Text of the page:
Why the Midwest Is a Hotbed for Innovation, Startups and Venture Capital

The first thing you might notice about Chris Olsen’s profile on the Drive Capital website is the photo of his daughter crying in front of moving boxes.

That picture was taken the day Olsen and his family were supposed to move from San Francisco to Columbus, Ohio. Olsen had left his job at Sequoia Capital to take a risk with investor Mark Kvamme and co-found Drive Capital, a new venture firm based in the Midwest.

Nine months and 230 pitch meetings later, Kvamme called him and said that the major investor they were counting on had changed their mind and would not be investing in Drive after all.

“I turned around to deliver the blow to my wife and she happened to snap this shot of my daughter at that very moment,” Olsen writes on the Drive Capital site. “The photo perfectly captured my emotions.”

Olsen headed to Ohio anyway. Years later, he still thinks about that moment and says raising $250 million for the firm’s debut fund was “surprisingly hard.” Even though Olsen and Kvamme were both experienced investors who hailed from Sequoia, it proved difficult to sell potential backers on their investment thesis that the Midwest is a hotbed for innovation.

“I can’t tell you how many [limited partners] said to us, ‘Chris, Mark, we love you guys. If you stay in Silicon Valley, it’s easy for us to invest. But you’re going to the Midwest which is frankly a place where no venture firms have been successful,” Olsen tells Term Sheet.

That first fundraise happened five years ago. Just last week, Olsen and his partners raised $350 million for their third venture fund. In this wide-ranging conversation, Olsen discusses the state of innovation in the Midwest and why he believes Silicon Valley is no longer the king of wealth creation.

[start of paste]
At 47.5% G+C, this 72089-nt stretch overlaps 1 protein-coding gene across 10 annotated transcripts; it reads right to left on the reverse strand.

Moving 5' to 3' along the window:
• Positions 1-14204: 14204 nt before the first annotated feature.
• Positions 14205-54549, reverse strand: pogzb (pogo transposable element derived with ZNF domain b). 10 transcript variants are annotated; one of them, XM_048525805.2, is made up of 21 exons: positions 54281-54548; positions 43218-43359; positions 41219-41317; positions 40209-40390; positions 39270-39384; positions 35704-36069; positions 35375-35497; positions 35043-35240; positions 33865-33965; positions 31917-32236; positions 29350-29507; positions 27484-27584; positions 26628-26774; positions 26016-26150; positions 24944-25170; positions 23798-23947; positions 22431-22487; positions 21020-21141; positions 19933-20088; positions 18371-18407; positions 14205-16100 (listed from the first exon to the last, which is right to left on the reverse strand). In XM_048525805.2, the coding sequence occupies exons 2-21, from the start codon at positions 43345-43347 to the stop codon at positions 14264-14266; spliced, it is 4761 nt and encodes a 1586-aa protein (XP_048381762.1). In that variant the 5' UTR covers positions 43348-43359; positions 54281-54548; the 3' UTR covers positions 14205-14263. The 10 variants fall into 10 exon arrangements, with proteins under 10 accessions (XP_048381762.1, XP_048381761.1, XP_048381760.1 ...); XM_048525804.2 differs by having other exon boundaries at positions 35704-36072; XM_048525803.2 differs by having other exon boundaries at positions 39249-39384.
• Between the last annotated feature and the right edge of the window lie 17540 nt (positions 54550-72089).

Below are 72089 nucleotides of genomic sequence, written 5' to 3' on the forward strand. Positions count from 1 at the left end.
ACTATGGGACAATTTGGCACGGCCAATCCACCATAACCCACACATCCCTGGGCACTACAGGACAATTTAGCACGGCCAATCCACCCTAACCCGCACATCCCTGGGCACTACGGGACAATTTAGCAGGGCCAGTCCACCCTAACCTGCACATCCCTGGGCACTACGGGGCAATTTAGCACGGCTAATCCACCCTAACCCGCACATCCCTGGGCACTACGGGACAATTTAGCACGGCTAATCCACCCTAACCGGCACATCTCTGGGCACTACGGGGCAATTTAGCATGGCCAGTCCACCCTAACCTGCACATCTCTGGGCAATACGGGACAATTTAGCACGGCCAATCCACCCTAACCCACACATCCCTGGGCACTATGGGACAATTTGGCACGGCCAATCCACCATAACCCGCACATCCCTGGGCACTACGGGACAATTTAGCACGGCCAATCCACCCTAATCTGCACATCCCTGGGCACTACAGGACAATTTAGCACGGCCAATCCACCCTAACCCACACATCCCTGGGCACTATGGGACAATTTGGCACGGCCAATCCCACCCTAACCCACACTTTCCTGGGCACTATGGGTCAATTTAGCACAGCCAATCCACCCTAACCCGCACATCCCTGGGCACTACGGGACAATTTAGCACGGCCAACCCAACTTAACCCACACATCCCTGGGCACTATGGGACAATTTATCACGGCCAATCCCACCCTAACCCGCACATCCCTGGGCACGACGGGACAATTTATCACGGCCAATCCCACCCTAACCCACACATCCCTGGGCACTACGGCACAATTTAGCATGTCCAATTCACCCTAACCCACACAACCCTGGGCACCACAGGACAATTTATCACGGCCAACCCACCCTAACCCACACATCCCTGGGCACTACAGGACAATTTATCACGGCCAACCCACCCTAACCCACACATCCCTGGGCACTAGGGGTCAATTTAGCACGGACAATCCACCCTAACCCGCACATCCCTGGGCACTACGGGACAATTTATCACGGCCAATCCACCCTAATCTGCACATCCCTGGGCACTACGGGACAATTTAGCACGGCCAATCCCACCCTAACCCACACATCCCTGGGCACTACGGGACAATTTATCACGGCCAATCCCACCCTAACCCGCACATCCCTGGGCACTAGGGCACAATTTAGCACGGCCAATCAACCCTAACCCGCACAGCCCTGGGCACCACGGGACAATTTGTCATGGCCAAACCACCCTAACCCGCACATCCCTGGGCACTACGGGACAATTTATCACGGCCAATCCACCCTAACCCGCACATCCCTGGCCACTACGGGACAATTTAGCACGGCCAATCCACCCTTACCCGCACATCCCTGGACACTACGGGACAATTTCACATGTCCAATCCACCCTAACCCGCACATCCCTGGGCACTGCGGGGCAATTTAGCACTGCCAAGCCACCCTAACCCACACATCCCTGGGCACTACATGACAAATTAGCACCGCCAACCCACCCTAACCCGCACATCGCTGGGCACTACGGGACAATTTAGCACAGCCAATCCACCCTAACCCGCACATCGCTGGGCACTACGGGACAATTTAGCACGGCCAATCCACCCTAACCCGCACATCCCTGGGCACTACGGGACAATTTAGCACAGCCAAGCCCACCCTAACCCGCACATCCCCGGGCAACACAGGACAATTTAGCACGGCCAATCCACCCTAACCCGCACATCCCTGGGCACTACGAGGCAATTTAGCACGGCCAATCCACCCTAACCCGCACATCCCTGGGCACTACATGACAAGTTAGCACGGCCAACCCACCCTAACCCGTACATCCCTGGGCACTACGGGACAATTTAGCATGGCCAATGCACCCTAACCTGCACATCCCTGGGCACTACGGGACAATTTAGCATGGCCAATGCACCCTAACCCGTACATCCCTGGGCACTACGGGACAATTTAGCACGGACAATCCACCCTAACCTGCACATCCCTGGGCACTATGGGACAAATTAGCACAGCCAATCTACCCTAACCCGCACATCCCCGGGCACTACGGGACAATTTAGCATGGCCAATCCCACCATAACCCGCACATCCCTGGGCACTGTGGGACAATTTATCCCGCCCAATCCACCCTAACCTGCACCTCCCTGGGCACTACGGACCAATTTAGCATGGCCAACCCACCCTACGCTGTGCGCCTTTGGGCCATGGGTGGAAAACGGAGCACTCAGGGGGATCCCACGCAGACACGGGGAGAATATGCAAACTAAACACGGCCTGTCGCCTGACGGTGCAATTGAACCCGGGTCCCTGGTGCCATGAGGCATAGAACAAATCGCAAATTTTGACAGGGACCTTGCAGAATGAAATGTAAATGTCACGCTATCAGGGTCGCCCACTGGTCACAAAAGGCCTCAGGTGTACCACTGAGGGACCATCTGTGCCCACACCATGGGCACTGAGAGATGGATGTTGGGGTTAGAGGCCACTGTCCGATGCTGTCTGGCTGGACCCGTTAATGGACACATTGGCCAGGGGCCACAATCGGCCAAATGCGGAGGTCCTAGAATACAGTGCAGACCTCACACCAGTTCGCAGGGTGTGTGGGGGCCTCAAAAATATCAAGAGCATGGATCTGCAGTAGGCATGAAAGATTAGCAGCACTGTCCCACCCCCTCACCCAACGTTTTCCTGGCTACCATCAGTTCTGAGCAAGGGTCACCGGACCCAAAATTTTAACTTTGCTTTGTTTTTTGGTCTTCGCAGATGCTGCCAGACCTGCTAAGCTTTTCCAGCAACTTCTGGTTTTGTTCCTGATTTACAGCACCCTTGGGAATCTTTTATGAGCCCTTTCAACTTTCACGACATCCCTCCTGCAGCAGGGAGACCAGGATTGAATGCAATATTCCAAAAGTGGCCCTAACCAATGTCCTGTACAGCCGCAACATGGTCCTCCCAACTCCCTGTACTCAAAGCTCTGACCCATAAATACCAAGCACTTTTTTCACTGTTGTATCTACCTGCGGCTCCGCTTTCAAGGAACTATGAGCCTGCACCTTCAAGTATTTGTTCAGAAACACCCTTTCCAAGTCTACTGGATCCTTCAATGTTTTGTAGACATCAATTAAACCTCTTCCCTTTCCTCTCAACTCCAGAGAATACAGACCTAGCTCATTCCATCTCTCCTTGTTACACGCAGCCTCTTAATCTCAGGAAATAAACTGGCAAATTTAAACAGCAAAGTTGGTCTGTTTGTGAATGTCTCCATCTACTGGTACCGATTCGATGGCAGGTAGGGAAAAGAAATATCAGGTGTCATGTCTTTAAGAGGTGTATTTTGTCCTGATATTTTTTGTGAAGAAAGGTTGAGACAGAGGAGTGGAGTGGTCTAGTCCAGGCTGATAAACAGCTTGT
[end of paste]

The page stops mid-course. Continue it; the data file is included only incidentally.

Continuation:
This Q&A has been edited for clarity and length.

TERM SHEET: You were at Sequoia for six years. How did Mark Kvamme convince you to leave Sequoia and join him in Columbus to start a fund?

I was probably the hardest recruit because when I grew up in Cincinnati, the Midwest was not what it is today. It was a very conservative place where startups were very much frowned upon. For me, it really came down to the data. For me to come to Ohio and start Drive, it truly had to be the opportunity of a lifetime. While it was a crazy idea when he first proposed it to me, it was something where every bit of research pointed to the fact that he was correct — that there was a lot of opportunity here. It was clear that we had the opportunity to do in the Midwest what Sequoia did in California in 1972, which is to invest in the very best market for entrepreneurs to build businesses.

Describe your investment thesis.

The nuance is not we’re not a geographical firm. It’s not like we just throw out the net and meet with all the companies based in the Midwest. That’s not how we invest. We invest on a thematic basis into industries that have multi-billion potential, and we only invest in the market-defining company. We invest in categories including robotics, insurance, healthcare, and artificial intelligence.